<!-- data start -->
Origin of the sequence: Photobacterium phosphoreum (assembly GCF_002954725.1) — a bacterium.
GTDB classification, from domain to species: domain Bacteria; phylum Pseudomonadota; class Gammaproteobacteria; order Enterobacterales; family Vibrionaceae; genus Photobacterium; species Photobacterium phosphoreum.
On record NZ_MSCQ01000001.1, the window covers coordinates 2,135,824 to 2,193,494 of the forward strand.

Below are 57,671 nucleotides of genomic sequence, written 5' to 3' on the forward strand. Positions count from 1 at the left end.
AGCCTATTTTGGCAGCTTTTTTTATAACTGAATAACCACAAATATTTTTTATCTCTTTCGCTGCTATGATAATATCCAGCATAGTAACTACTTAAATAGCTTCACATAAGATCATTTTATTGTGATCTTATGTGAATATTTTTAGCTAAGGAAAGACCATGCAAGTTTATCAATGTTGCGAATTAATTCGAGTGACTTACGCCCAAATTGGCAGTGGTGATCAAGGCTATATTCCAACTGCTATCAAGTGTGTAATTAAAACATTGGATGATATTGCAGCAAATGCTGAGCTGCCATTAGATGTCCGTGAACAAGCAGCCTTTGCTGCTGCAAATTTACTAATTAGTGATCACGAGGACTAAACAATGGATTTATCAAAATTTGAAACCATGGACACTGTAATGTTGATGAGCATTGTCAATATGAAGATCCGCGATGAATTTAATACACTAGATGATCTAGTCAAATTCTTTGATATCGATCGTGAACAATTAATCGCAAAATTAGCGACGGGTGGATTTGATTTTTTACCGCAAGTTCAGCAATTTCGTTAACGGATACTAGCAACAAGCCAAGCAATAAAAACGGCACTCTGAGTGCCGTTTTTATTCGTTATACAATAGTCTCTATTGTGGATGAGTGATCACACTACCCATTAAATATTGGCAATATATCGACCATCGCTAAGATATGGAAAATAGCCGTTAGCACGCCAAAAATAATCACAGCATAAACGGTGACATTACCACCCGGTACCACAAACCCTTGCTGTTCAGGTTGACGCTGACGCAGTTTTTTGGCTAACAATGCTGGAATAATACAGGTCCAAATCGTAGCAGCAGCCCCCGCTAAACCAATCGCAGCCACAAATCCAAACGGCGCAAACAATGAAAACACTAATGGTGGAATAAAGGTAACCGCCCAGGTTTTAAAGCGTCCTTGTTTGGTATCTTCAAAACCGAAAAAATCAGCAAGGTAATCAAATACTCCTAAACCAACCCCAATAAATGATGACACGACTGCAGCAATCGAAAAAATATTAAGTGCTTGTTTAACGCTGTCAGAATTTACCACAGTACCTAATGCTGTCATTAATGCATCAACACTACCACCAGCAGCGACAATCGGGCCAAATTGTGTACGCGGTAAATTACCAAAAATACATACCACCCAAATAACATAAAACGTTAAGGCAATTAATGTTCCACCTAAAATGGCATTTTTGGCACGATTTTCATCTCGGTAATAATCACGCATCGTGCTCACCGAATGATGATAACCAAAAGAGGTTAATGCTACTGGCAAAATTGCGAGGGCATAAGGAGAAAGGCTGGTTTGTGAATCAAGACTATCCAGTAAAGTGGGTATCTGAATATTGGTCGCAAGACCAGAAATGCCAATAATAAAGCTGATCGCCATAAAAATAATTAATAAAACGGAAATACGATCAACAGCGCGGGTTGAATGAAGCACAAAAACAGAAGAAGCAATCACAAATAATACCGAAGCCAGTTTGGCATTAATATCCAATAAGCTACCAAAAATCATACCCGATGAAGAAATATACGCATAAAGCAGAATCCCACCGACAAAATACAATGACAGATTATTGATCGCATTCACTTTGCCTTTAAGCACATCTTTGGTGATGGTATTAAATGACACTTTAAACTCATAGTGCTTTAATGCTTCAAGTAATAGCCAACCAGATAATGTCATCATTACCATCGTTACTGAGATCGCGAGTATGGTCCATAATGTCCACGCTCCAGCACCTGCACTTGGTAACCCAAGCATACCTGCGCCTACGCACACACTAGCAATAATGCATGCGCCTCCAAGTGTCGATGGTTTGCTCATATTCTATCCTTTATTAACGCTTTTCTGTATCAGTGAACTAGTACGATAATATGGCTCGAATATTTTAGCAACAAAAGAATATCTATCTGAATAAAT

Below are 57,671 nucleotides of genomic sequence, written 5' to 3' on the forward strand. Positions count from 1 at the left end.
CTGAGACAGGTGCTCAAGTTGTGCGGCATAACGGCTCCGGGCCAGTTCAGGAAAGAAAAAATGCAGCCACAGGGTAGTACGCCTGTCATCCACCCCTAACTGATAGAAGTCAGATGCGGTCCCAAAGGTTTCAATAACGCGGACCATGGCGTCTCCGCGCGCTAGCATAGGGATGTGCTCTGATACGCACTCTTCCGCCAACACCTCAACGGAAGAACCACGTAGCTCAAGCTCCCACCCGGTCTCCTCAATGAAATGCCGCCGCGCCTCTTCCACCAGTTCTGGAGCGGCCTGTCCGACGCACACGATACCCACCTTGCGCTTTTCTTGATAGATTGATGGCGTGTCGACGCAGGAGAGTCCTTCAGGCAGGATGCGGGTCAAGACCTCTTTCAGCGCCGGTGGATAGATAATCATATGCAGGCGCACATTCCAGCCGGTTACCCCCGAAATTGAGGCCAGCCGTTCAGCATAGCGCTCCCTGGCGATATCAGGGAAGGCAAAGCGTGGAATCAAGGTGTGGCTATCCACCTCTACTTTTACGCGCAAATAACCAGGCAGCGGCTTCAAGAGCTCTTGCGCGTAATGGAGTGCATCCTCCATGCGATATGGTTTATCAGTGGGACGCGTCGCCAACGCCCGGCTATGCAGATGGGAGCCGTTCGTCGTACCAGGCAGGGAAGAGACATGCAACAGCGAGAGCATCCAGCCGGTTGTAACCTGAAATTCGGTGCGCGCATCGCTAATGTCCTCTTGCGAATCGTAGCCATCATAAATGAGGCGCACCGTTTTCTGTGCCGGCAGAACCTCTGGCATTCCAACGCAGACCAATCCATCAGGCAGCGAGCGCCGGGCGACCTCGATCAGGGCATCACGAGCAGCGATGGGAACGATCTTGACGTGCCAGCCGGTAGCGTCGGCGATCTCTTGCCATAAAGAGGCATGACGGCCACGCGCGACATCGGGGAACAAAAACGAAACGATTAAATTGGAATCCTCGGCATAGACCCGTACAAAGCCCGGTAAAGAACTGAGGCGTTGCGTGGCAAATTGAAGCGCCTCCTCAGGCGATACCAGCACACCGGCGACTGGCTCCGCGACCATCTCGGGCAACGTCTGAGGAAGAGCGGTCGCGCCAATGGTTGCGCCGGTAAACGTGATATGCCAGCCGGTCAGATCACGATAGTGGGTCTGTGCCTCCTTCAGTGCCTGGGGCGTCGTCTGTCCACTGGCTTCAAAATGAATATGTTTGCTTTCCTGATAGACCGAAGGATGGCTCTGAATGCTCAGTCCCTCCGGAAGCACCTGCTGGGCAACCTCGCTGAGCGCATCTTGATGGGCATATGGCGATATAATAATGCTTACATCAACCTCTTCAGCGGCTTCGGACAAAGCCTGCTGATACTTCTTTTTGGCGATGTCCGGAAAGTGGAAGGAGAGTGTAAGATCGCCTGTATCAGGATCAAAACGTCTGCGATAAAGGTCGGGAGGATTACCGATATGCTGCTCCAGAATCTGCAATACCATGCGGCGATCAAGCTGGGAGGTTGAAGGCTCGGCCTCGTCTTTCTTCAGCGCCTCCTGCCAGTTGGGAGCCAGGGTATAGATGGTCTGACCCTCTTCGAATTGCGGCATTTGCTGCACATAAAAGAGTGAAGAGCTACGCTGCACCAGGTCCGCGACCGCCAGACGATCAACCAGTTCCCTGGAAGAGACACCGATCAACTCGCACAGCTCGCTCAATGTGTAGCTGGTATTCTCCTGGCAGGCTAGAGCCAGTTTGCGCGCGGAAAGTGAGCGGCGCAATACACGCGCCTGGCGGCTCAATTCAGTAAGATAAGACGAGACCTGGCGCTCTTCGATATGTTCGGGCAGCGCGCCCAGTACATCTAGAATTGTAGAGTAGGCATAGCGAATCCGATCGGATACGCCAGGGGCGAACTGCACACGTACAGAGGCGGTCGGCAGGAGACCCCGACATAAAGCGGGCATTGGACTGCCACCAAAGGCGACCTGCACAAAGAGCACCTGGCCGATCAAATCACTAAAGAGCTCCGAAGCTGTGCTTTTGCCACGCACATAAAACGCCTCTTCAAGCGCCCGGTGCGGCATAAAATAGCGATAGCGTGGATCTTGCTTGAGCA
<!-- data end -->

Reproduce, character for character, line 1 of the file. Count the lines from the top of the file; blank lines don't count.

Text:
Origin of the sequence: Photobacterium phosphoreum (assembly GCF_002954725.1) — a bacterium.